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Michael

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  • Slavery by Another Name

  • The Re-Enslavement of Black Americans from the Civil War to World War II
  • By: Douglas A. Blackmon
  • Narrated by: Dennis Boutsikaris
  • Length: 15 hrs and 52 mins
  • Unabridged
  • Overall
    4.5 out of 5 stars 972
  • Performance
    4.5 out of 5 stars 820
  • Story
    4.5 out of 5 stars 813

In this groundbreaking historical expose, Douglas A. Blackmon brings to light one of the most shameful chapters in American history - an Age of Neoslavery that thrived from the aftermath of the Civil War through the dawn of World War II.

  • 5 out of 5 stars
  • Powerful book!

  • By Kristi R. on 04-08-14

Informative

Overall
4 out of 5 stars
Performance
4 out of 5 stars
Story
4 out of 5 stars

Reviewed: 08-04-18

This fills a lot of gaps between America's heyday of slavery, and the transition to a supposed state of integration. It demonstrates that slavery was alive and well long after emancipation. I can see why black Americans might feel resentment to the political, legal and penal system. Many of them have inherited the poverty that was enforced on their ancestors so that white businesses could thrive. Lots to think about.

The narrator was excellent, except for the understandable mispronunciation of du Bois. But something like shouldn't have slipped through production.

  • The Trouble with Physics

  • The Rise of String Theory, The Fall of a Science, and What Comes Next
  • By: Lee Smolin
  • Narrated by: Walter Dixon
  • Length: 14 hrs and 49 mins
  • Unabridged
  • Overall
    4 out of 5 stars 429
  • Performance
    4.5 out of 5 stars 266
  • Story
    4 out of 5 stars 269

In this illuminating book, the renowned theoretical physicist Lee Smolin argues that fundamental physics - the search for the laws of nature - is losing its way. Ambitious ideas about extra dimensions, exotic particles, multiple universes, and strings have captured the publics imagination -- and the imagination of experts.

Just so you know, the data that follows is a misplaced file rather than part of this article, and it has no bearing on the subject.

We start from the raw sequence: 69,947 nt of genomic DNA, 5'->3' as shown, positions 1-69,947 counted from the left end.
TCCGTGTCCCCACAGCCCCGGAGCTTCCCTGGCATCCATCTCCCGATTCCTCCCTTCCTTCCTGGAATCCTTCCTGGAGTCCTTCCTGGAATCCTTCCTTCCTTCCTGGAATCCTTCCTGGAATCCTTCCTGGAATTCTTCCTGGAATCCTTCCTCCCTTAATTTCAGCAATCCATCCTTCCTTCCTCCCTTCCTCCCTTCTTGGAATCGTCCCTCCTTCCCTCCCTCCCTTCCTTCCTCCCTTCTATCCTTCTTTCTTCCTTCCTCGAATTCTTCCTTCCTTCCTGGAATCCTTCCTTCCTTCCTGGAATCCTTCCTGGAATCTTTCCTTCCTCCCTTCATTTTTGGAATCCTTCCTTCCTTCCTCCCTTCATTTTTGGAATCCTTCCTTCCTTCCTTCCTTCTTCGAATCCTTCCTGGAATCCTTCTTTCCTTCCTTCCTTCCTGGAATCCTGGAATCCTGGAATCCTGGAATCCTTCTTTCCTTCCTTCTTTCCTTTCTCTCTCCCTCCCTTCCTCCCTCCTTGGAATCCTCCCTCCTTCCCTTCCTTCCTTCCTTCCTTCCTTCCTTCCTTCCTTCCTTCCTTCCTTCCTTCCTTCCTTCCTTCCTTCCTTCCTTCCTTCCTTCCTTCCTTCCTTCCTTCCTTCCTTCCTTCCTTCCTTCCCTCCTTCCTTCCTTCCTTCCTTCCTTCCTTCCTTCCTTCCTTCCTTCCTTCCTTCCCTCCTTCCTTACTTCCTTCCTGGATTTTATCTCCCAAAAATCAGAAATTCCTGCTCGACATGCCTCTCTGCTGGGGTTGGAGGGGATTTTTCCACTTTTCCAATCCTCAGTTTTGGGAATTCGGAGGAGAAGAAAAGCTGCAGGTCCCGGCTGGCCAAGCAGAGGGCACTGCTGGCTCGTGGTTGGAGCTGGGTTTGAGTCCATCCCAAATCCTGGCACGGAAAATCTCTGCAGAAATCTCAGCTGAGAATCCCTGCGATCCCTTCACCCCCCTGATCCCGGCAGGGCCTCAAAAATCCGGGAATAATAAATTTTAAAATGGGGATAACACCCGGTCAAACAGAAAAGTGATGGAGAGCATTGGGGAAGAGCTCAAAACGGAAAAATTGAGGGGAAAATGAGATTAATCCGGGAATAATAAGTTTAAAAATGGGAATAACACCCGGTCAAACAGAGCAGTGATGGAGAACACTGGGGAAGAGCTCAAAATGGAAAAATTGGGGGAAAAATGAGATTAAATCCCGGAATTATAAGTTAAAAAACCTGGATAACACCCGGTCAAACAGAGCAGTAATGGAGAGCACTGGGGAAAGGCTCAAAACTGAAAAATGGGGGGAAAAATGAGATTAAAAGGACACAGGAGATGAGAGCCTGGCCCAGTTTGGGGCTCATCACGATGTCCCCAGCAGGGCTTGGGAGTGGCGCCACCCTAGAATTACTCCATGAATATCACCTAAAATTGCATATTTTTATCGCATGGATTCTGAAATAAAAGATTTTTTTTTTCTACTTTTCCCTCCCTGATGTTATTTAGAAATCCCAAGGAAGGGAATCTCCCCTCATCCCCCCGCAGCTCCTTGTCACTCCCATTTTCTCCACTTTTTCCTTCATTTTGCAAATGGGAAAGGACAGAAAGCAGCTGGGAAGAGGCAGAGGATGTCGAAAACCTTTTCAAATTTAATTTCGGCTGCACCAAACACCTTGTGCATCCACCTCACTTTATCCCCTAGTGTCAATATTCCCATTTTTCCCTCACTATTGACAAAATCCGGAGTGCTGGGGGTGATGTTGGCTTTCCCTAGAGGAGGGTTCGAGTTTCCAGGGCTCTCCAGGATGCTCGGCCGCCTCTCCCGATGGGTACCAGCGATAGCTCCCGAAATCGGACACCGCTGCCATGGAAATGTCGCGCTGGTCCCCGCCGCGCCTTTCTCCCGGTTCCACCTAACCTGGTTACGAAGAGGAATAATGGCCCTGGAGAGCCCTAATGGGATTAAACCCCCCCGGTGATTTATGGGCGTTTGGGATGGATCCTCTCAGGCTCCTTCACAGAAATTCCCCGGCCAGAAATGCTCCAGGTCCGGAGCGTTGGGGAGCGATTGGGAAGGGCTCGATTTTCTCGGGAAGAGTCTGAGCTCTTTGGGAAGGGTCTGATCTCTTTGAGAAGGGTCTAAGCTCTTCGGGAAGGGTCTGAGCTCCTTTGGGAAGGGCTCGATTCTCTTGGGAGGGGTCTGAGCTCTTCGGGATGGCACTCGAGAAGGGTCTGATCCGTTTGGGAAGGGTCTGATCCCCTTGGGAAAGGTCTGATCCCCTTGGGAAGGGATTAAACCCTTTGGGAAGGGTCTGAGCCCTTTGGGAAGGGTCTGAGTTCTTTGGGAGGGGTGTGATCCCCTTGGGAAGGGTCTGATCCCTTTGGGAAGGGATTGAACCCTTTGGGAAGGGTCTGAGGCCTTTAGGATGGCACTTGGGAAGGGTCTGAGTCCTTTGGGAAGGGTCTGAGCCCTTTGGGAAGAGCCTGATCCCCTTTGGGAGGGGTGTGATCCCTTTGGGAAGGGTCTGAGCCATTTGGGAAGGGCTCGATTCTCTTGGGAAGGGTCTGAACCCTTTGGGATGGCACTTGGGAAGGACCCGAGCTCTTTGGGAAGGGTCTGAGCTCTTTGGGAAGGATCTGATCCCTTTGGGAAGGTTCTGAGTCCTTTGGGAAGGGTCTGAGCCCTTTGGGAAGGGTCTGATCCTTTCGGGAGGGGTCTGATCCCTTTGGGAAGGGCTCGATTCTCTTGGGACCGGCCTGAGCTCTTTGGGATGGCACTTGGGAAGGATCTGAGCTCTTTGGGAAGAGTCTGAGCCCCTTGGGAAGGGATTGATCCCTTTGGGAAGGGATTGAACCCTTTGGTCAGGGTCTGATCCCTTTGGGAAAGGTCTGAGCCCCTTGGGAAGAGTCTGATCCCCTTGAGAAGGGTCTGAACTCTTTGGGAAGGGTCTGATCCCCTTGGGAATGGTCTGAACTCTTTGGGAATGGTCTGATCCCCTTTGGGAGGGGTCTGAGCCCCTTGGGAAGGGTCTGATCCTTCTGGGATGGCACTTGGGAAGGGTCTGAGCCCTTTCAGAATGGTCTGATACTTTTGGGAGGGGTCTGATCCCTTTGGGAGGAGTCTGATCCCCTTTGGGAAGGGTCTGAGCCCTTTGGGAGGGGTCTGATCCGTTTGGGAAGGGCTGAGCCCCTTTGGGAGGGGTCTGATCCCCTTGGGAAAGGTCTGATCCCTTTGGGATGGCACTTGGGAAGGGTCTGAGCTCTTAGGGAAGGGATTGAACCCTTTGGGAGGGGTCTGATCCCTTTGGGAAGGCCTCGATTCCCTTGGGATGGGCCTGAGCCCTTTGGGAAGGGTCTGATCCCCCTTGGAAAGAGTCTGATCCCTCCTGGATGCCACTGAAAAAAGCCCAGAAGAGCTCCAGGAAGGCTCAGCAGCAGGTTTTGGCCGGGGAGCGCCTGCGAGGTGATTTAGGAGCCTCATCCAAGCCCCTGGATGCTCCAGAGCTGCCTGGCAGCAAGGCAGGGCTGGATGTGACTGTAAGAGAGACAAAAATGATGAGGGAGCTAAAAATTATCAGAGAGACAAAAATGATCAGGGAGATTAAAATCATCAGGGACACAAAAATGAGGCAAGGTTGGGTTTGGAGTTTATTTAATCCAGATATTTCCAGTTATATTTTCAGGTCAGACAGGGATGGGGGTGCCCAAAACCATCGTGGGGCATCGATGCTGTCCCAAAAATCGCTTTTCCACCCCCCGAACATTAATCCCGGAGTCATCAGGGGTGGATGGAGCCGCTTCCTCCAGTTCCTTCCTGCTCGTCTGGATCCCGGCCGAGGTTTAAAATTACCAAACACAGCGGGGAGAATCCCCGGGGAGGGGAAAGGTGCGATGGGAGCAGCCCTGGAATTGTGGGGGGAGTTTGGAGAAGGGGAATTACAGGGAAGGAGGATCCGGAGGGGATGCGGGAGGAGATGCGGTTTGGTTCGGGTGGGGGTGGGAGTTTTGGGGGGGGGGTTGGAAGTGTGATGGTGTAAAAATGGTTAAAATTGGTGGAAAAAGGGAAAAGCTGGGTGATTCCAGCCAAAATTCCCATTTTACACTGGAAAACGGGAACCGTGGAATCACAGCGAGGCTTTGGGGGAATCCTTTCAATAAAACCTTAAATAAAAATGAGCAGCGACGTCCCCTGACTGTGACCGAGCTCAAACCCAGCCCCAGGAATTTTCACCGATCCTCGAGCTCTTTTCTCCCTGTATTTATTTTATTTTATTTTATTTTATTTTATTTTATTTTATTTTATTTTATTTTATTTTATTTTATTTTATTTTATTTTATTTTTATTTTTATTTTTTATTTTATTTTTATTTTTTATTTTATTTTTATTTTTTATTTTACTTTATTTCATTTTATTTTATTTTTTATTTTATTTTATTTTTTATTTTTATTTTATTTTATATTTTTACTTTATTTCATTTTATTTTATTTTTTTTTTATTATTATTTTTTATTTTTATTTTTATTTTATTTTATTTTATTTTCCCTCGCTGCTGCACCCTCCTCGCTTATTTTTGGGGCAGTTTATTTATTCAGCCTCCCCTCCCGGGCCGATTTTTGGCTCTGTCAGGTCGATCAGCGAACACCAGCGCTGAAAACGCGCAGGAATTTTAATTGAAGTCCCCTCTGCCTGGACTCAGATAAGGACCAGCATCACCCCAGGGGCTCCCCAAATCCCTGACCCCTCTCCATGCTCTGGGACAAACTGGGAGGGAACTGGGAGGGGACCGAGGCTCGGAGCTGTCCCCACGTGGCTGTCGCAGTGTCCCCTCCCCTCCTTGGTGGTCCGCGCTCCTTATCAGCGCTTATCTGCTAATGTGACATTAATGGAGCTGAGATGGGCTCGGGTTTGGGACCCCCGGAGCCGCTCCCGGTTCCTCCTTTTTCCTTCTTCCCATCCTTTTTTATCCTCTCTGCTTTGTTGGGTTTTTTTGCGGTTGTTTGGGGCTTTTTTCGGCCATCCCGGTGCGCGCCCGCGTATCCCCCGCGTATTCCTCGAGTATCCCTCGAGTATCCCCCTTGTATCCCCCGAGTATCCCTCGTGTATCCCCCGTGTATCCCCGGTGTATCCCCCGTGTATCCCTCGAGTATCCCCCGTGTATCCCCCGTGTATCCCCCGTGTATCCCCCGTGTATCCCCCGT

• 4 out of 5 stars
  • Strings snipped

  • By J B Tipton on 06-06-10

Physics is in trouble

Overall
4 out of 5 stars
Performance
4 out of 5 stars
Story
4 out of 5 stars

Reviewed: 07-06-18



Apart from some overly detailed sections about particular physics theories, this was an informative insider's view into the structure and processes of the physics community. I totally understand what Smolin is saying about the flaws in the system. It sounds like physics has streamlined and back itself into a corner out of which its own system is preventing it from breaking free. It sounds kind of cultish, tbh. I thought Smolin made a good effort at suggesting practical ways to fix the problem, but idk that they'll work, since the 'system' is not owned and operated by one entity - it's a culture that by design culls those who question and could help it. Welcome to the Church of String Theory. 

I narrator was ok, but lacked something, perhaps understanding of the subject matter.

  • The Myth of the Spoiled Child

  • Challenging the Conventional Wisdom about Children and Parenting
  • By: Alfie Kohn
  • Narrated by: Alfie Kohn
  • Length: 8 hrs and 12 mins
  • Unabridged
  • Overall
    4.5 out of 5 stars 90
  • Performance
    4.5 out of 5 stars 82
  • Story
    4.5 out of 5 stars 81

Somehow, deeply conservative assumptions about how children behave and how parents raise them have become the conventional wisdom in our society. It's widely assumed that parents are both permissive and overprotective, unable to set limits and afraid to let their kids fail. We're told that young people receive trophies, praise, and A's too easily, and suffer from inflated self-esteem and insufficient self-discipline. However, complaints about pushover parents and entitled kids are actually decades old and driven, it turns out, by ideology more than evidence.